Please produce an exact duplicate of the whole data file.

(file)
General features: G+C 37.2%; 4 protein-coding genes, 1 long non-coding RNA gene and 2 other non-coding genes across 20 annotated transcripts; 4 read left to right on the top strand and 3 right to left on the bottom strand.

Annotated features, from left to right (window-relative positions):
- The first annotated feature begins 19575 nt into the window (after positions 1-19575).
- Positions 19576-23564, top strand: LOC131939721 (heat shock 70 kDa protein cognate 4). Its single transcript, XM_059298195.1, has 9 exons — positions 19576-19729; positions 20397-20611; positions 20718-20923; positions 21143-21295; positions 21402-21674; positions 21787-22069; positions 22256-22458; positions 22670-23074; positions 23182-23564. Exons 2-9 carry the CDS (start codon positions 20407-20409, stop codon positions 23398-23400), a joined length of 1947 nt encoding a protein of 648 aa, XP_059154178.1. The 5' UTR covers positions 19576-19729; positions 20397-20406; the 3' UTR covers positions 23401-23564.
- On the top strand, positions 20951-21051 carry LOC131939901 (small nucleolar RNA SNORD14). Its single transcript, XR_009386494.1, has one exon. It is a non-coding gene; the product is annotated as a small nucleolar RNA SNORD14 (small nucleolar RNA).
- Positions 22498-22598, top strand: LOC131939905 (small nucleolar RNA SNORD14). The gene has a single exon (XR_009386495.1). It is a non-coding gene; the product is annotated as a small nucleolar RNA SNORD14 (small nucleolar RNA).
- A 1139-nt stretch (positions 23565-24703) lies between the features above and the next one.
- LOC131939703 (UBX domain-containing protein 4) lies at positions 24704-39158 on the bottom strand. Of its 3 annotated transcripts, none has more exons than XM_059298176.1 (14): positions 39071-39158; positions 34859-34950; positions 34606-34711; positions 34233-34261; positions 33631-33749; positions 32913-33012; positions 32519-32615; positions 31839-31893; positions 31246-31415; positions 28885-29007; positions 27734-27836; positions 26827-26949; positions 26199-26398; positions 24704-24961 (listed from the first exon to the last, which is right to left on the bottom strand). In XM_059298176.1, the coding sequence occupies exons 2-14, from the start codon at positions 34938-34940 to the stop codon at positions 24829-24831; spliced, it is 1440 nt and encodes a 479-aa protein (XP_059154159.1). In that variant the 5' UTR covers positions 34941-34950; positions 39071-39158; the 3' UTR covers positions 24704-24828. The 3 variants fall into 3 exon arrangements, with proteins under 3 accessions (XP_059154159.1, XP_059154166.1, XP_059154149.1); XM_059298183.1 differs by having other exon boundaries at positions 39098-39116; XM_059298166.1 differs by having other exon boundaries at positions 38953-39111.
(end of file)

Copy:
General features: G+C 37.2%; 4 protein-coding genes, 1 long non-coding RNA gene and 2 other non-coding genes across 20 annotated transcripts; 4 read left to right on the top strand and 3 right to left on the bottom strand.

Annotated features, from left to right (window-relative positions):
- The first annotated feature begins 19575 nt into the window (after positions 1-19575).
- Positions 19576-23564, top strand: LOC131939721 (heat shock 70 kDa protein cognate 4). Its single transcript, XM_059298195.1, has 9 exons — positions 19576-19729; positions 20397-20611; positions 20718-20923; positions 21143-21295; positions 21402-21674; positions 21787-22069; positions 22256-22458; positions 22670-23074; positions 23182-23564. Exons 2-9 carry the CDS (start codon positions 20407-20409, stop codon positions 23398-23400), a joined length of 1947 nt encoding a protein of 648 aa, XP_059154178.1. The 5' UTR covers positions 19576-19729; positions 20397-20406; the 3' UTR covers positions 23401-23564.
- On the top strand, positions 20951-21051 carry LOC131939901 (small nucleolar RNA SNORD14). Its single transcript, XR_009386494.1, has one exon. It is a non-coding gene; the product is annotated as a small nucleolar RNA SNORD14 (small nucleolar RNA).
- Positions 22498-22598, top strand: LOC131939905 (small nucleolar RNA SNORD14). The gene has a single exon (XR_009386495.1). It is a non-coding gene; the product is annotated as a small nucleolar RNA SNORD14 (small nucleolar RNA).
- A 1139-nt stretch (positions 23565-24703) lies between the features above and the next one.
- LOC131939703 (UBX domain-containing protein 4) lies at positions 24704-39158 on the bottom strand. Of its 3 annotated transcripts, none has more exons than XM_059298176.1 (14): positions 39071-39158; positions 34859-34950; positions 34606-34711; positions 34233-34261; positions 33631-33749; positions 32913-33012; positions 32519-32615; positions 31839-31893; positions 31246-31415; positions 28885-29007; positions 27734-27836; positions 26827-26949; positions 26199-26398; positions 24704-24961 (listed from the first exon to the last, which is right to left on the bottom strand). In XM_059298176.1, the coding sequence occupies exons 2-14, from the start codon at positions 34938-34940 to the stop codon at positions 24829-24831; spliced, it is 1440 nt and encodes a 479-aa protein (XP_059154159.1). In that variant the 5' UTR covers positions 34941-34950; positions 39071-39158; the 3' UTR covers positions 24704-24828. The 3 variants fall into 3 exon arrangements, with proteins under 3 accessions (XP_059154159.1, XP_059154166.1, XP_059154149.1); XM_059298183.1 differs by having other exon boundaries at positions 39098-39116; XM_059298166.1 differs by having other exon boundaries at positions 38953-39111.